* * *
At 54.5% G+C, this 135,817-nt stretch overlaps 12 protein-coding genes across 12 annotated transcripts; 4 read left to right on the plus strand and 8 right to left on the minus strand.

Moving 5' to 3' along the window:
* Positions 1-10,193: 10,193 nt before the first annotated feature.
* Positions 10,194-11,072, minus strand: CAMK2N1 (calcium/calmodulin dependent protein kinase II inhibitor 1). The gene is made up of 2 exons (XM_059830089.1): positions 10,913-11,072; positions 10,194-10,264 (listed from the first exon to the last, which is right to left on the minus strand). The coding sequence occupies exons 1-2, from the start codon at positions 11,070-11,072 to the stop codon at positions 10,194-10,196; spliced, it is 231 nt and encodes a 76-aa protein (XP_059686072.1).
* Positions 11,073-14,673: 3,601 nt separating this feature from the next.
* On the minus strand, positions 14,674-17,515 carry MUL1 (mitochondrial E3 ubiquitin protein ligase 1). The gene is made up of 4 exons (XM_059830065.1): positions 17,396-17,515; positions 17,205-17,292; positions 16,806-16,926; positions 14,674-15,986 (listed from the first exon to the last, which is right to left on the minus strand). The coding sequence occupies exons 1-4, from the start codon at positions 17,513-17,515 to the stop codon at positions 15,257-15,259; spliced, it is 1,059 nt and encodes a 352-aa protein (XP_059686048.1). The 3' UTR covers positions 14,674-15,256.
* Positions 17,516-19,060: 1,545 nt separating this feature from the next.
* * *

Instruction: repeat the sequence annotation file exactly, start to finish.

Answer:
At 54.5% G+C, this 135,817-nt stretch overlaps 12 protein-coding genes across 12 annotated transcripts; 4 read left to right on the plus strand and 8 right to left on the minus strand.

Moving 5' to 3' along the window:
* Positions 1-10,193: 10,193 nt before the first annotated feature.
* Positions 10,194-11,072, minus strand: CAMK2N1 (calcium/calmodulin dependent protein kinase II inhibitor 1). The gene is made up of 2 exons (XM_059830089.1): positions 10,913-11,072; positions 10,194-10,264 (listed from the first exon to the last, which is right to left on the minus strand). The coding sequence occupies exons 1-2, from the start codon at positions 11,070-11,072 to the stop codon at positions 10,194-10,196; spliced, it is 231 nt and encodes a 76-aa protein (XP_059686072.1).
* Positions 11,073-14,673: 3,601 nt separating this feature from the next.
* On the minus strand, positions 14,674-17,515 carry MUL1 (mitochondrial E3 ubiquitin protein ligase 1). The gene is made up of 4 exons (XM_059830065.1): positions 17,396-17,515; positions 17,205-17,292; positions 16,806-16,926; positions 14,674-15,986 (listed from the first exon to the last, which is right to left on the minus strand). The coding sequence occupies exons 1-4, from the start codon at positions 17,513-17,515 to the stop codon at positions 15,257-15,259; spliced, it is 1,059 nt and encodes a 352-aa protein (XP_059686048.1). The 3' UTR covers positions 14,674-15,256.
* Positions 17,516-19,060: 1,545 nt separating this feature from the next.